Uploaded on

Modernism

Modernism

More in: Technology
  • Full Name Full Name Comment goes here.
    Are you sure you want to
    Your message goes here
    Be the first to comment
    Be the first to like this
No Downloads

Views

Total Views
2,120
On Slideshare
0
From Embeds
0
Number of Embeds
0

Actions

Shares
Downloads
68
Comments
0
Likes
0

Embeds 0

No embeds

Report content

Flagged as inappropriate Flag as inappropriate
Flag as inappropriate

Select your reason for flagging this presentation as inappropriate.

Cancel
    No notes for slide

Transcript

  • 1. The European and American artistic world that came about between 1890 and 1920
  • 2. Professor Jeffery B. Cooks IR376: History of Modern Europe By: Rozelyn N. Parker 03 August 2008
  • 3.
    • The movement initially took place at the end of the 19 th century and moved dynamically into the 20 th century. Angered by the industrial revolution, the intellect artist, musicians, philosophers, and architects rebelled against historical traditions and embraced the new economic, social, and political aspects of the emerging world.
  • 4. Why did the artist rebell against industuralism?
    • The change to society due to the industrialism and new technology sparked the anger of modernist. The modernist were focus on individualism and against racism, slavery and imperialism. Angry about tradition teachings artist found freedom to express their thoughts through their art work.
  • 5.  
  • 6. Richard Morris Hunt (1827–95)
    • Richard Morris Hunt was the an American who studied in Paris, after his return to New York, he became the most prominent architect in the city. Early in his career, Hunt designed a series of avant-garde buildings, introducing French architectural ideas to America.
  • 7. The pedestal of Statue of Liberty Carnegie Hall Metropolitan Museum of Art Metropolitan Museum of Art Biltmore Estates U.S. Naval Observatory
  • 8. The Card Players, 1890’s Paul Cézanne
  • 9. Pablo Picasso (1881 – 1974) These portraits are Picasso’s early paintings starting from 1895 to 1909. A Spanish child prodigy well gifted in the arts was well known for his art throughout in his life time. Picasso’s late paintings are known as “neo expressionism” , which was discredited before his death, but later recognized as art before his time.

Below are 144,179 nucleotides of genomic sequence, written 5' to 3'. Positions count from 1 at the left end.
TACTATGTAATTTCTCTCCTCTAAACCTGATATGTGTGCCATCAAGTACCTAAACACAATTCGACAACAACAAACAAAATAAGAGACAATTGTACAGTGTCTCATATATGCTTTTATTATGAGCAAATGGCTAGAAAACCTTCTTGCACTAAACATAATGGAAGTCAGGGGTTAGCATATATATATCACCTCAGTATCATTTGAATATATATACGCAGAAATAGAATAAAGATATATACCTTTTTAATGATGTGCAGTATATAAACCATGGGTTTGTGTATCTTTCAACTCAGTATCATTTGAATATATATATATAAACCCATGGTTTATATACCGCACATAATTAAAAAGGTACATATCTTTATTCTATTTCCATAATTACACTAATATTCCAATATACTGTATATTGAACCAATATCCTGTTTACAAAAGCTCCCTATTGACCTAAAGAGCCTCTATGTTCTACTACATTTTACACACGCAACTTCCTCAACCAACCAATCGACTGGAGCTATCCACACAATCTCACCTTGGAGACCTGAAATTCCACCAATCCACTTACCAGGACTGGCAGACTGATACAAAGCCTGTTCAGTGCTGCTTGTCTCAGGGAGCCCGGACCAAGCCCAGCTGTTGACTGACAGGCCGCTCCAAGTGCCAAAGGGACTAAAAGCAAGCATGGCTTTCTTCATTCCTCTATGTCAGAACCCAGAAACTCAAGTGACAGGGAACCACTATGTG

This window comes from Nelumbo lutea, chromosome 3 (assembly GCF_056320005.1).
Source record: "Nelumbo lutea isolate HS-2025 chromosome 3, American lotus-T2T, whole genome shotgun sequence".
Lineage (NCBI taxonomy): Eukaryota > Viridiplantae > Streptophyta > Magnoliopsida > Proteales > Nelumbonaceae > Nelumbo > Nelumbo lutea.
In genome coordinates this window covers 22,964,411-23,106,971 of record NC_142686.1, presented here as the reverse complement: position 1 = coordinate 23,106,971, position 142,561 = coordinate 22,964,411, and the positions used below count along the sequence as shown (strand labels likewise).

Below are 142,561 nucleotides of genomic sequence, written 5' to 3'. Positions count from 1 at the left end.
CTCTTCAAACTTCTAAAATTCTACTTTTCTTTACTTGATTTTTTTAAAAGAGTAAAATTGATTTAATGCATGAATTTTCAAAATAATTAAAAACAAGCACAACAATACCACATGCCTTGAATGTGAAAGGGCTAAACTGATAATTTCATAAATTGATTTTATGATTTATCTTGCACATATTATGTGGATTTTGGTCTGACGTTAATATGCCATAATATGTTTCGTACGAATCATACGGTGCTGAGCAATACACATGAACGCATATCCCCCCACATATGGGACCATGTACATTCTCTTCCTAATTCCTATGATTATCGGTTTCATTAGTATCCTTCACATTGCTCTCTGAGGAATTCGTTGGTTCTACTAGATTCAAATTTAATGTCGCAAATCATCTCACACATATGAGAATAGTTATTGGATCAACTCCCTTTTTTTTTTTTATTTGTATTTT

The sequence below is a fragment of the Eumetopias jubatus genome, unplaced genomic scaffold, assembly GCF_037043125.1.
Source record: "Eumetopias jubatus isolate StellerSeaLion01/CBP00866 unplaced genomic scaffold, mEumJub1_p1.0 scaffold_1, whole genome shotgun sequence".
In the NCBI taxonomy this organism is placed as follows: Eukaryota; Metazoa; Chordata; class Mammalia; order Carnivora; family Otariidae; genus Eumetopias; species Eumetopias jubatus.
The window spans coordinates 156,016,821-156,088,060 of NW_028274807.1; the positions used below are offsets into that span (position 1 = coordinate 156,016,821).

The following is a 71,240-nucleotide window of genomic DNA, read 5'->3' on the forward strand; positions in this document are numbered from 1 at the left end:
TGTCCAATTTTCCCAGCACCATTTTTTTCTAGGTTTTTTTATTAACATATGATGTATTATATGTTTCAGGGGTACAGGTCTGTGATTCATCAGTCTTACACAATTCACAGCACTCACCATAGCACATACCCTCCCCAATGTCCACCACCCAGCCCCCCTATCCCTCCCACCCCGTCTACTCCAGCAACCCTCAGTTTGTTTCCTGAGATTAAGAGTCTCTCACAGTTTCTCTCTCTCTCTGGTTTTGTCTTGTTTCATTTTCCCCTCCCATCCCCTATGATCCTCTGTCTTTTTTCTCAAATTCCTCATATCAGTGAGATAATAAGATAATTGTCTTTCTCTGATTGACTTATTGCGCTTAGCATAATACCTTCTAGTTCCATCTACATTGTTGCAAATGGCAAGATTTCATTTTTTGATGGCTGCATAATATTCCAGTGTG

• 10.  
  • 11. The Scream is, as Edvard Munch said himself, "a bitterly earnest scene — and a child of sleepless nights, which have taken their toll in blood and nerves". From around 1889 onwards, Edvard became increasingly depressive, suffering from occasional fits of terror. Yet, by the age of seventeen, he had discovered another language with which to express his feelings of desperation: painting. It promised relief, consolation and hope. Edvard Munch Death in the Sick-Room 1893/94 Painted after the deaths of his mother and sister.
  • 12.  
  • 13. Arts and Crafts: A movement that sought to restore the medieval tradition of handicraft in reaction to the spread of mass production, originating in late 19th century Great Britain. Designs were based on simple forms and natural materials, as much for purposes of social reform. In America, the movement became less an idealization of the skilled craftsperson than a democratic interest in embedding the honest, simplicity in everyday high-quality design. American
  • 14. By far the most significant event in the history of amateur photography was the introduction of the Kodak #1 camera in 1888. Invented and marketed by George Eastman (1854–1932)